Academic journal article
By Krugman, Paul
Harvard International Review , Vol. 26, No. 2
While trade shouldn't be viewed as competitive because an increase in productivity means increased product for an entire market, will differences in growth rates lead to political competition that threatens free trade?
I do not think that the difference in growth rates is the issue. I do not think anyone is looking at Chinese growth and saying it is the problem. The specific jobs that are being shifted overseas spurs political debate; it is just not basically a growth rate issue.
Much media coverage has focused on exporting jobs and the transition to a service-based economy. Is this an accurate depiction of the future of the US economy and the balance of future economies of developed and developing nations?
No. Everything we know from theory and from history says that international trade is not going to lead to a net loss in jobs. It will lead to all other kinds of consequences, but overall employment will be just the same as it would have been without the trade. Overall, this is not going to be a net negative for employment; the problem is that we can not neglect the very real concerns of workers who lose their jobs.
Is international investment a stable method for growth and development, or is capital flight still a legitimate concern?
Capital flight is still a legitimate concern. Hot money that flows in and out of countries has been a big source of instability for the past decade. That has been a major negative and we can not dismiss it. For what it is worth, international investment has not been flowing where it should. We have not seen a situation where savings from advanced countries are being used to finance development in poorer countries. If anything, the flows have gone in reverse. A lot of people are rethinking international investment. There are still arguments for relatively unrestricted investment, but the big upsides have not materialized.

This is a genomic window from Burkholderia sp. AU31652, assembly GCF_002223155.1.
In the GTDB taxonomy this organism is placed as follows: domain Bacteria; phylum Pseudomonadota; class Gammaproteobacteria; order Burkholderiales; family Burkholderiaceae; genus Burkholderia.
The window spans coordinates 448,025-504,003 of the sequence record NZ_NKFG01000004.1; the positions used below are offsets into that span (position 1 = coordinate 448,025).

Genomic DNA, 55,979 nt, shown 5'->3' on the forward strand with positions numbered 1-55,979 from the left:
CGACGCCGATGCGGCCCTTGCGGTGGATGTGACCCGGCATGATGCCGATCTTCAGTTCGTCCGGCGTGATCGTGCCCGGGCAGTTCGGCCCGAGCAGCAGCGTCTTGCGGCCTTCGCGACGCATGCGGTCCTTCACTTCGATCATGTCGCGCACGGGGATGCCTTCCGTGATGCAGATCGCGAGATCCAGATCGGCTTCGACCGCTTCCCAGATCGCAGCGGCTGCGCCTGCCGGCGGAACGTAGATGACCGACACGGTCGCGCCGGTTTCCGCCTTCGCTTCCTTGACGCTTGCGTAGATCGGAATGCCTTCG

What would be the big upsides of international investment without the risk of capital flight?
The theory was that international investment was going to deliver capital to countries where capital was scarce. It was going to increase investment in productive capacity in places that were short of productive capacity. This just has not happened, anywhere. In both Latin America and Southeast Asia there were brief periods of capital flow, but it all dissipated. In fact, there was subsequent capital outflow as countries moved into current account surpluses. The whole idea that international investment was going to be a way to transfer savings from already developed countries to countries on the way up, for whatever reason, just has not happened.
Will regional trade agreements lead to economic growth or are they means to political ends?
Regional trade agreements have turned out to be not that important. If you were looking at the big story of US trade since 1990, NAFTA would not be a big part of the story. If you looked at the likely impact of the Free Trade Agreement of the Americas (FTAA), assuming one is possible, it would not be that big. Regional trade agreements turned out to just be a hypothetical story. These agreements are largely political gestures. They do offer some increase in trade between the parties that sign the agreement; they do cause some problems for multilateral trade because they distort the global system of trade. Ten years ago, regional trade agreements looked like they were going to be the big thing of the global economy, but this just has not panned out. It is not the big story.
What are the implications of the increasing internationalization of financial markets, including international investment, for third world countries? What do you see as some of the obstacles to achieving truly international finance markets?
Do that in reverse. The big obstacle is that international finance has, for the last 15 years, been a source of problems rather than solutions. …